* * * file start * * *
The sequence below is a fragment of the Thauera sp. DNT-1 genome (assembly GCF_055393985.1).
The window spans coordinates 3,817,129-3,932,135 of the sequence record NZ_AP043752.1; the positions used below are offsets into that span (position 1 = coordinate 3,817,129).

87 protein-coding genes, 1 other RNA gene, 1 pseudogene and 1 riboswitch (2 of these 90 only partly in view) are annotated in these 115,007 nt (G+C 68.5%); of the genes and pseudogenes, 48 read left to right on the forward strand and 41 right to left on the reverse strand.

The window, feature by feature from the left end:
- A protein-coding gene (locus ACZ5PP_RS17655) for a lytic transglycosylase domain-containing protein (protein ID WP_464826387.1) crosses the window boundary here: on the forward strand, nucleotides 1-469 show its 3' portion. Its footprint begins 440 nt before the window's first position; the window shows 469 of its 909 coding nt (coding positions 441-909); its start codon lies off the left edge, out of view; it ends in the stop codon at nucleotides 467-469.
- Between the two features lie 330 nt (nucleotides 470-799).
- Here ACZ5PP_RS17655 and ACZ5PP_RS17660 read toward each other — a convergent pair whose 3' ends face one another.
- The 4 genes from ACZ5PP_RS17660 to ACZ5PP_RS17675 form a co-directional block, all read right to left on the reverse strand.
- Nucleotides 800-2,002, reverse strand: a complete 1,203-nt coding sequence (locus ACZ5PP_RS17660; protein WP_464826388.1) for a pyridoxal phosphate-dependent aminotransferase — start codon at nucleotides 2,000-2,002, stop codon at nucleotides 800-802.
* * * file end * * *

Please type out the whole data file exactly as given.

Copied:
The sequence below is a fragment of the Thauera sp. DNT-1 genome (assembly GCF_055393985.1).
The window spans coordinates 3,817,129-3,932,135 of the sequence record NZ_AP043752.1; the positions used below are offsets into that span (position 1 = coordinate 3,817,129).

87 protein-coding genes, 1 other RNA gene, 1 pseudogene and 1 riboswitch (2 of these 90 only partly in view) are annotated in these 115,007 nt (G+C 68.5%); of the genes and pseudogenes, 48 read left to right on the forward strand and 41 right to left on the reverse strand.

The window, feature by feature from the left end:
- A protein-coding gene (locus ACZ5PP_RS17655) for a lytic transglycosylase domain-containing protein (protein ID WP_464826387.1) crosses the window boundary here: on the forward strand, nucleotides 1-469 show its 3' portion. Its footprint begins 440 nt before the window's first position; the window shows 469 of its 909 coding nt (coding positions 441-909); its start codon lies off the left edge, out of view; it ends in the stop codon at nucleotides 467-469.
- Between the two features lie 330 nt (nucleotides 470-799).
- Here ACZ5PP_RS17655 and ACZ5PP_RS17660 read toward each other — a convergent pair whose 3' ends face one another.
- The 4 genes from ACZ5PP_RS17660 to ACZ5PP_RS17675 form a co-directional block, all read right to left on the reverse strand.
- Nucleotides 800-2,002, reverse strand: a complete 1,203-nt coding sequence (locus ACZ5PP_RS17660; protein WP_464826388.1) for a pyridoxal phosphate-dependent aminotransferase — start codon at nucleotides 2,000-2,002, stop codon at nucleotides 800-802.